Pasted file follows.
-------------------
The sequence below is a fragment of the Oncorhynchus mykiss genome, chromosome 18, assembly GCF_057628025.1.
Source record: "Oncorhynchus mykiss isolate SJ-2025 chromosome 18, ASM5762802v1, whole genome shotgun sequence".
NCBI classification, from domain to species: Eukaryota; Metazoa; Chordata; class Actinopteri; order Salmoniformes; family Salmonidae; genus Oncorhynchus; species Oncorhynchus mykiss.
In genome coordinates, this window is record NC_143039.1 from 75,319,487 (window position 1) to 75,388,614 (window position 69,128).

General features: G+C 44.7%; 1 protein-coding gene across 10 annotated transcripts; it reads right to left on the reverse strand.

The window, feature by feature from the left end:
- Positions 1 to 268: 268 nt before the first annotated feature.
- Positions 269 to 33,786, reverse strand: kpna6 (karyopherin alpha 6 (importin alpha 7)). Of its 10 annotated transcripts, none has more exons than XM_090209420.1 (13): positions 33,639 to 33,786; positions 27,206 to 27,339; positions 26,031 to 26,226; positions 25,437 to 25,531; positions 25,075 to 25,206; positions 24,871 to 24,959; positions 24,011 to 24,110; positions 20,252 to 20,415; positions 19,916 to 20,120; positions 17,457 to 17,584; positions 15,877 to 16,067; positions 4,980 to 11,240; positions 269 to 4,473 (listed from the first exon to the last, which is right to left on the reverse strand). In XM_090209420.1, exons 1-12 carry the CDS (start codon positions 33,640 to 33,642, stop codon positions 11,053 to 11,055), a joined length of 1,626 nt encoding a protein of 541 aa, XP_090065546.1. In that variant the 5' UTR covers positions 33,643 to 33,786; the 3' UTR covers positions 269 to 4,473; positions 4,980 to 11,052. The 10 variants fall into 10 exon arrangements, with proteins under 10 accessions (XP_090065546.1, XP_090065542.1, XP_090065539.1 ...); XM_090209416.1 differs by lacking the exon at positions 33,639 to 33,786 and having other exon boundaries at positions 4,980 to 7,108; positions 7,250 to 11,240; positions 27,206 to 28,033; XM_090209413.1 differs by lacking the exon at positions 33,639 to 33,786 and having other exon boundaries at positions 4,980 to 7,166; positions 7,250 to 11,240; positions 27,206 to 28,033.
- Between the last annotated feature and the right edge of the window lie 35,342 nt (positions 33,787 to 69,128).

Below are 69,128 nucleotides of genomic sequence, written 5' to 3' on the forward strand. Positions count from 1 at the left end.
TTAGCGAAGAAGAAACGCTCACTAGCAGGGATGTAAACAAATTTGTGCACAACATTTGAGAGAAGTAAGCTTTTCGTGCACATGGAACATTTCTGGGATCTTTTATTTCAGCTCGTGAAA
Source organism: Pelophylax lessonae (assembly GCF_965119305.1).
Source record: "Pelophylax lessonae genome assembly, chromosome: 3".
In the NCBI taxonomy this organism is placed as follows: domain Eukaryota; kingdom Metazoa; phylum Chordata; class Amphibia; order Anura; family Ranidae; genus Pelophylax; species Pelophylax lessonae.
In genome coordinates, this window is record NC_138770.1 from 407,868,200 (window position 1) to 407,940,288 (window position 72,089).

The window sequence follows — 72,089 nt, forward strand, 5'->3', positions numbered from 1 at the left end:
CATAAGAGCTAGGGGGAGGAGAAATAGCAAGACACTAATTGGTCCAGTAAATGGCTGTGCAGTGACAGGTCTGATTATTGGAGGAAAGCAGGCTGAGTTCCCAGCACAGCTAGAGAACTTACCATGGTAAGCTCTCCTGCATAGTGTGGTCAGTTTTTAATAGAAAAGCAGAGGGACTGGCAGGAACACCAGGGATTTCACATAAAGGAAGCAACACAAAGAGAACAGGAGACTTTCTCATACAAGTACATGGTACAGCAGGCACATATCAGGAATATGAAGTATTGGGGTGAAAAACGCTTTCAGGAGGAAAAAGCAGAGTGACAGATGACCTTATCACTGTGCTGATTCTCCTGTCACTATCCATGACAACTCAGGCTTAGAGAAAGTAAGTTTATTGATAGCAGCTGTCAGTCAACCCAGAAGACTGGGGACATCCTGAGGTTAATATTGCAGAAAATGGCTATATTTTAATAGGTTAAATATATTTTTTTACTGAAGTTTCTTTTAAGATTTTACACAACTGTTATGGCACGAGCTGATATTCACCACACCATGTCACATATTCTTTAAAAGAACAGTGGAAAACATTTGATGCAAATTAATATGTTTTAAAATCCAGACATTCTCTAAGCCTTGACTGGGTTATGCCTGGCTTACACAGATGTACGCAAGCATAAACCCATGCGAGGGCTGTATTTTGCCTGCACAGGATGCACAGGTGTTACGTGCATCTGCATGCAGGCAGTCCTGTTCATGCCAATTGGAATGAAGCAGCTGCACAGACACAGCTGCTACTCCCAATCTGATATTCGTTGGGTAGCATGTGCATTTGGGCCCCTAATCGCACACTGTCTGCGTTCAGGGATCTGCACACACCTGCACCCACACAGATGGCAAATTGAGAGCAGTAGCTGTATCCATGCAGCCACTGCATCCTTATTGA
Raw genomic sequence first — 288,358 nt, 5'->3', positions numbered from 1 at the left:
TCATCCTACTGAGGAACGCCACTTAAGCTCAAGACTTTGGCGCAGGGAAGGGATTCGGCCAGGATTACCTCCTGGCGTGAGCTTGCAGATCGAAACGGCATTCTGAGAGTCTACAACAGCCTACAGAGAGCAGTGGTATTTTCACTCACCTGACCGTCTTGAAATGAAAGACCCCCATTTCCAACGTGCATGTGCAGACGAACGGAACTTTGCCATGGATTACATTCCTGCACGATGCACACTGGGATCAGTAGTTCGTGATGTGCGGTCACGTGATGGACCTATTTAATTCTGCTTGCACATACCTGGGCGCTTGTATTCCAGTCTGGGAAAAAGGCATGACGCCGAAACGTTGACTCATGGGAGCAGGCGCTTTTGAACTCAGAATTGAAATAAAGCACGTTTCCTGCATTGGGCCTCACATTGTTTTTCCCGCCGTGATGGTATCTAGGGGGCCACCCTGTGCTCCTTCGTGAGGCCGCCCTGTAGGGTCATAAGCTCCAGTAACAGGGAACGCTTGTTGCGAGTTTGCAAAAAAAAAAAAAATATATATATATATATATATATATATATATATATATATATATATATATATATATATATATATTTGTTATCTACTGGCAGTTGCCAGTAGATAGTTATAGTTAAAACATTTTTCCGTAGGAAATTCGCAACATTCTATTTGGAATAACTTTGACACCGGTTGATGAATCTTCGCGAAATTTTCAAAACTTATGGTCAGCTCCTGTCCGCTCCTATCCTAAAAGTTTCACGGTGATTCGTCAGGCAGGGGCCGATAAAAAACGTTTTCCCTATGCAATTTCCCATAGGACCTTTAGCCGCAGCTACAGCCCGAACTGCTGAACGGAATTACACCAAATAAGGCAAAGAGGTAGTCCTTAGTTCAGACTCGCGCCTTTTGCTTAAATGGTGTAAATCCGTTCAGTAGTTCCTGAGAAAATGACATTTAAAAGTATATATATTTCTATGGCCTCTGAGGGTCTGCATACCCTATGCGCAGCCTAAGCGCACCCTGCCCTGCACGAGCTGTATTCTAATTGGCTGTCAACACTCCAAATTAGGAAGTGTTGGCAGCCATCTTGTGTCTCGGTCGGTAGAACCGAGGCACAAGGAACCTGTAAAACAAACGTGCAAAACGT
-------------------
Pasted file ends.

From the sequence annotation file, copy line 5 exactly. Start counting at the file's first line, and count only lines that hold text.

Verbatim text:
General features: G+C 44.7%; 1 protein-coding gene across 10 annotated transcripts; it reads right to left on the reverse strand.